If you struggle to get good sleep, you can try the following techniques:

  • Avoid screens before bed
  • Play white or brown noise
  • Try to maintain a cool environment, which can help you sleep
  • Start winding down at least an hour before you want to fall asleep
  • Don't exercise close to bedtime  
  • Establish a healthy nighttime routine

Consult a healthcare professional if you try the above techniques and still have a hard time sleeping. They will help you understand the root of the problem, diagnose any sleep disorders—like sleep apnea or insomnia—and give you a treatment plan.

3. Move around

Physical activity releases endorphins—the brain’s feel-good hormone. So, try incorporating more movement into your daily life.  

You don’t have to become a marathon runner to feel the positive impact of movement. Try dancing around your house, going for walks, or simply spending time picking up your home—all of those things will increase endorphins in your brain and help you feel less frustrated.

4. Cut back on caffeine

Too much caffeine causes difficulty sleeping, headaches, and restlessness. And—you guessed it—all of those things can lead to increased irritability. So if you consume caffeine (or alcohol) regularly, consider cutting back and seeing how you feel.  

5. Talk to a loved one

Everyone wants to feel seen and understood. In fact, connection to others helps us recover from stress and sleep better. Next time you feel overwhelmed, or like you might become irritable, give a friend or family member a call. Talking to the people you love will help you feel more relaxed.

6. Take deep breaths

There’s a reason people say to “take a deep breath” when you feel frustrated or overwhelmed. Deep breathing is a relaxation technique that combats your brain’s fight-or-flight response.  

The next time you’re feeling irritable and intolerant of others, take several deep breaths. Here’s how:

  • Take a deep breath through your nose until your lungs and belly fill up.
  • Slowly breathe out through your mouth.  
  • Repeat until you feel more relaxed.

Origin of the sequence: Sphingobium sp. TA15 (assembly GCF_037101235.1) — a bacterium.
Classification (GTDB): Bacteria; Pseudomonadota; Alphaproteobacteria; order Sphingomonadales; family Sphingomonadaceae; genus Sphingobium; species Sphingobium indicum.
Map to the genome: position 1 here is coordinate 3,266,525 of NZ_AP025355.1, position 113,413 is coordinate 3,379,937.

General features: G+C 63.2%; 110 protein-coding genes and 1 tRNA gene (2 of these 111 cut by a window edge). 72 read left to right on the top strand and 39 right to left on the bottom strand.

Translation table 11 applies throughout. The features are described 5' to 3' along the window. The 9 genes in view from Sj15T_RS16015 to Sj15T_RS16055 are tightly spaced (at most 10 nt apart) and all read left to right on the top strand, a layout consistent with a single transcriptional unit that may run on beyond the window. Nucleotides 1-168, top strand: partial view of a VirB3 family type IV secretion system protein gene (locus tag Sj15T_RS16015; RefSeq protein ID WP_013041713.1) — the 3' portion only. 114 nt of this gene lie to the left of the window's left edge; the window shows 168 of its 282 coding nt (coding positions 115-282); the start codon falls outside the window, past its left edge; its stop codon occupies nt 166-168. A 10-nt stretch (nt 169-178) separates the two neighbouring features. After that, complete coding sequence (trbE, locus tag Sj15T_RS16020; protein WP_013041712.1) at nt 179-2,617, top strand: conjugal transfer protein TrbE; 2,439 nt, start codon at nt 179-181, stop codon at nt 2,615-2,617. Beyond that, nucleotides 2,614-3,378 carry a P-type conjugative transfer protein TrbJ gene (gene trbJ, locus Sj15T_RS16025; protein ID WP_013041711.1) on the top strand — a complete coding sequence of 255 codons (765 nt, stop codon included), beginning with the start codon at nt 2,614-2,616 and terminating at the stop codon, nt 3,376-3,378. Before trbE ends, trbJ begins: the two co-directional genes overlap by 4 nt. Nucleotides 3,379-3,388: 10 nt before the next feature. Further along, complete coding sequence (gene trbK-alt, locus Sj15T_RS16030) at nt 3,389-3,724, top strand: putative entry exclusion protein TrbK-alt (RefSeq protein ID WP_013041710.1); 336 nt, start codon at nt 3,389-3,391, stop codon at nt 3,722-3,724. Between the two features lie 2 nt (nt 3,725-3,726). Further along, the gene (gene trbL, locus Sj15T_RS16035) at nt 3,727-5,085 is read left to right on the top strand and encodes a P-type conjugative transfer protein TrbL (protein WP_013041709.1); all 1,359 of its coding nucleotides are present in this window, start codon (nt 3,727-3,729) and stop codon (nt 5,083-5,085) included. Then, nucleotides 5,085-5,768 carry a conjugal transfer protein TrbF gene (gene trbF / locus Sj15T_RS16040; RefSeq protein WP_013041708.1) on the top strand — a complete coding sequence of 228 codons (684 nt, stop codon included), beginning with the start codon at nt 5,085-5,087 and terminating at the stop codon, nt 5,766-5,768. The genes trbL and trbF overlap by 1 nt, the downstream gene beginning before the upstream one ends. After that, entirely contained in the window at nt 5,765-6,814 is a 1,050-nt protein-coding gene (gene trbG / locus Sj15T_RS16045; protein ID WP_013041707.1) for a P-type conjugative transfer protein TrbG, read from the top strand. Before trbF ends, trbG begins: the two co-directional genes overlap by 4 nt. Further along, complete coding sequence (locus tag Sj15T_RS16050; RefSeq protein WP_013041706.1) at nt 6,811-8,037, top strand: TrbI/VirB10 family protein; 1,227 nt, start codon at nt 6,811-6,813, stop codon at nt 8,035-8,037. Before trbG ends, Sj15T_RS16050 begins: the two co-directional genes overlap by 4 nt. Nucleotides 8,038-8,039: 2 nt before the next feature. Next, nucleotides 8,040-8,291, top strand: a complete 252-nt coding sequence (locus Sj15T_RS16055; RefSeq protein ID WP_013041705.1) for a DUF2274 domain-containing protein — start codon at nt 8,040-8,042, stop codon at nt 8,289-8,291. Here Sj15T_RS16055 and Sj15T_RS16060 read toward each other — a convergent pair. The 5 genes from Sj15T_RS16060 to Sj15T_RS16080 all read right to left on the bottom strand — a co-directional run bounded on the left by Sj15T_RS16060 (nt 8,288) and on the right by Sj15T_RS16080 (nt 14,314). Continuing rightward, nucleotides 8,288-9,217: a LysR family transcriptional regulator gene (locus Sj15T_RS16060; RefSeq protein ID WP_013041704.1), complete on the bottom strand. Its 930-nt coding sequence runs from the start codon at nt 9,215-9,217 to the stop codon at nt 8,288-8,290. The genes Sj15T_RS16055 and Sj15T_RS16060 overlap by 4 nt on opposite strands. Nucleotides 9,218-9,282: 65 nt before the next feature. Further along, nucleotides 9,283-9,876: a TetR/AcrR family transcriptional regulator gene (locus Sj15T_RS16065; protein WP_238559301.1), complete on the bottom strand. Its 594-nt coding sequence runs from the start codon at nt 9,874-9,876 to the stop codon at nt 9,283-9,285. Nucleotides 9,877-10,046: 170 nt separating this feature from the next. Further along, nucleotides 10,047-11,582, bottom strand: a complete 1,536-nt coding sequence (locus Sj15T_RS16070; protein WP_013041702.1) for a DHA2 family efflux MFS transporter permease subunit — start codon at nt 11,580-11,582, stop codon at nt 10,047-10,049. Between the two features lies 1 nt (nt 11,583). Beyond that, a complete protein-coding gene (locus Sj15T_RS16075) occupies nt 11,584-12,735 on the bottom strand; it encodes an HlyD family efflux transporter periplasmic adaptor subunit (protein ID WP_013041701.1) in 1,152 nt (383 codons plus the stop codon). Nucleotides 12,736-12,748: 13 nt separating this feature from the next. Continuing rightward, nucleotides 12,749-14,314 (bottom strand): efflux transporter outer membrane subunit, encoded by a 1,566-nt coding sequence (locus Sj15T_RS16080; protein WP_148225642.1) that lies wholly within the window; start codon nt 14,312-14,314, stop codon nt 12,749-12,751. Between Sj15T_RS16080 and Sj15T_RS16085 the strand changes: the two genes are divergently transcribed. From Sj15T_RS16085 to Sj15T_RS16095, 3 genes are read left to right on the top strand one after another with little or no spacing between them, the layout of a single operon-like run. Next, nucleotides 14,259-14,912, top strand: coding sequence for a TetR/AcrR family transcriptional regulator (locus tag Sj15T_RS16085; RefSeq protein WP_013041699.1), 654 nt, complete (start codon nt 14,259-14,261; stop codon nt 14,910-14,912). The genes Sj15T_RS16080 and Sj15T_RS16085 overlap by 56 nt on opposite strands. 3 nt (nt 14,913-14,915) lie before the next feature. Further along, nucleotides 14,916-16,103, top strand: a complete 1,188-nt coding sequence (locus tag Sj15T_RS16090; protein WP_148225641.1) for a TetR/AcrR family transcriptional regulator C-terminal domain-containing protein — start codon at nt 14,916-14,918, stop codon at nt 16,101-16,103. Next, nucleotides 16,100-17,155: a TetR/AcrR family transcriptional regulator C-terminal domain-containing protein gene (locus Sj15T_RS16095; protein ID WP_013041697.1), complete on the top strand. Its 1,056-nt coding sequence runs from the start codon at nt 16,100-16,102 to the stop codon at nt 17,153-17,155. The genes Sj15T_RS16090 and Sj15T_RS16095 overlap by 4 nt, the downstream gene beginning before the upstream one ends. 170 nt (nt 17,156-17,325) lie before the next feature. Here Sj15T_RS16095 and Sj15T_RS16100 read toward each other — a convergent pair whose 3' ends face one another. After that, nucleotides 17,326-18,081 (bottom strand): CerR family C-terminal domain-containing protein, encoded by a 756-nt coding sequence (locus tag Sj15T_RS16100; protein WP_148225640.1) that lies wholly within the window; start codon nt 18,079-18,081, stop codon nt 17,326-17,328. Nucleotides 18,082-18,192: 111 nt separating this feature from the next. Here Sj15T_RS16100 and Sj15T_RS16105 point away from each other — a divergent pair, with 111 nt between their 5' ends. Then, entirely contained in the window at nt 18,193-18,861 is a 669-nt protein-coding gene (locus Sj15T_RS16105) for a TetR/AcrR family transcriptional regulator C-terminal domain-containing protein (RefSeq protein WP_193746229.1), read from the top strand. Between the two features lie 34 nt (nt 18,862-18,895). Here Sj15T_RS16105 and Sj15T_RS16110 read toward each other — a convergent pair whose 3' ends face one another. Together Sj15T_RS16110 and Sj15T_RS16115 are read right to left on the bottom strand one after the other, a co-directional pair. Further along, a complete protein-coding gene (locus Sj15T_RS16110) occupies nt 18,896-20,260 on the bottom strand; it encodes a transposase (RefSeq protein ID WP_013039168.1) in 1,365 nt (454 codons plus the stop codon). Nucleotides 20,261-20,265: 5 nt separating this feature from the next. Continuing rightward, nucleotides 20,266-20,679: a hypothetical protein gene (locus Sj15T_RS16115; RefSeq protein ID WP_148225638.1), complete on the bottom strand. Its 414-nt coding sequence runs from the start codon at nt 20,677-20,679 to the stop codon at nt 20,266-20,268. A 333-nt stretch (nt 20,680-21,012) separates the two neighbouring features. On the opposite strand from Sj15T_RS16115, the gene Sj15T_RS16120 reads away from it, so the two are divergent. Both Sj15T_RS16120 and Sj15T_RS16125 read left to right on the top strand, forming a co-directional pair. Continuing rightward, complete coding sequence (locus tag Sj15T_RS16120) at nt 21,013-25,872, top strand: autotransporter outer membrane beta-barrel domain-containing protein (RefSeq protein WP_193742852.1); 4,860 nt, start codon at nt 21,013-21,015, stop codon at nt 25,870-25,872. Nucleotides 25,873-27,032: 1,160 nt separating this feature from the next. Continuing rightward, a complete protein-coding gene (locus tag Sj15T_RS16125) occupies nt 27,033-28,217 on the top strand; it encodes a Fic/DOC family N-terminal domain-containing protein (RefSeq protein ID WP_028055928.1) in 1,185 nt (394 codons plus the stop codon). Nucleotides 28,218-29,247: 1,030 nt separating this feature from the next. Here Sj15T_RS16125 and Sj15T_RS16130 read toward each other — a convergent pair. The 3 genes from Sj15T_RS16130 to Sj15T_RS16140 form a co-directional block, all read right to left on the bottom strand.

When to get help and treatment

Sometimes mental health issues are the most likely causes of irritability. If you get frustrated for no reason, you’re not alone. Many people struggle to regulate their moods. If the above techniques aren’t enough to alleviate your irritability, or you feel like it’s  becoming more intense or consistent, seek out a mental health care professional. Working with a psychiatrist or therapist will help you get to the root of your irritability— and develop anger management techniques.

At Talkiatry, we can help you do exactly that. Our mental health care professionals will help you address the root causes of your irritability with a personalized treatment plan that may include medication, therapy, or both. We’re a national psychiatry practice that provides in-network, virtual care for mental health conditions—and you can schedule a first visit within days. Get started with a short online assessment.

The information in this article is for informational and educational purposes only and should never be substituted for medical advice, diagnoses, or treatment. If you or someone you know may be in danger, call 911 or the National Suicide and Crisis Lifeline at 988 right now.

Dr. Austin Lin is a double board-certified adult and addiction psychiatrist who has been in practice for over 9 years. At the center of Dr. Lin’s clinical approach is a strong emphasis on establishing trust and using a collaborative approach to help patients develop an individualized and cohesive plan so that they are able to achieve their goals.

Dr. Lin's practice focuses on medication management. Typically, he offers this in conjunction with supportive therapy, motivational interviewing, and/or cognitive behavioral therapy in 30-minute follow-up visits. Occasionally, Dr. Lin may recommend that additional therapy is needed and ask that you bring a therapist into your care team in order to provide the best outcome.

Dr. Lin received his medical degree from St. George’s University School of Medicine. He went on to complete his residency in psychiatry at Harvard South Shore, an affiliate of Harvard Medical School, where he served as Chief Resident and earned his 360° Professionalism award. He then had additional training in Addiction Psychiatry through his fellowship at the University of Texas Southwestern Medical Center. After completing training, Dr. Lin has worked as an Addiction Psychiatrist and Director of Adult Services in the Trauma and Resilience Center (TRC) at the University of Texas Health Science Center at Houston (UTHealth). He specialized in treating patients with a history of depression, anxiety, trauma, and substance use disorders.

Dr. Lin has held an academic appointment at UTHealth, and he has spent his professional career supervising and teaching medical students and psychiatry residents.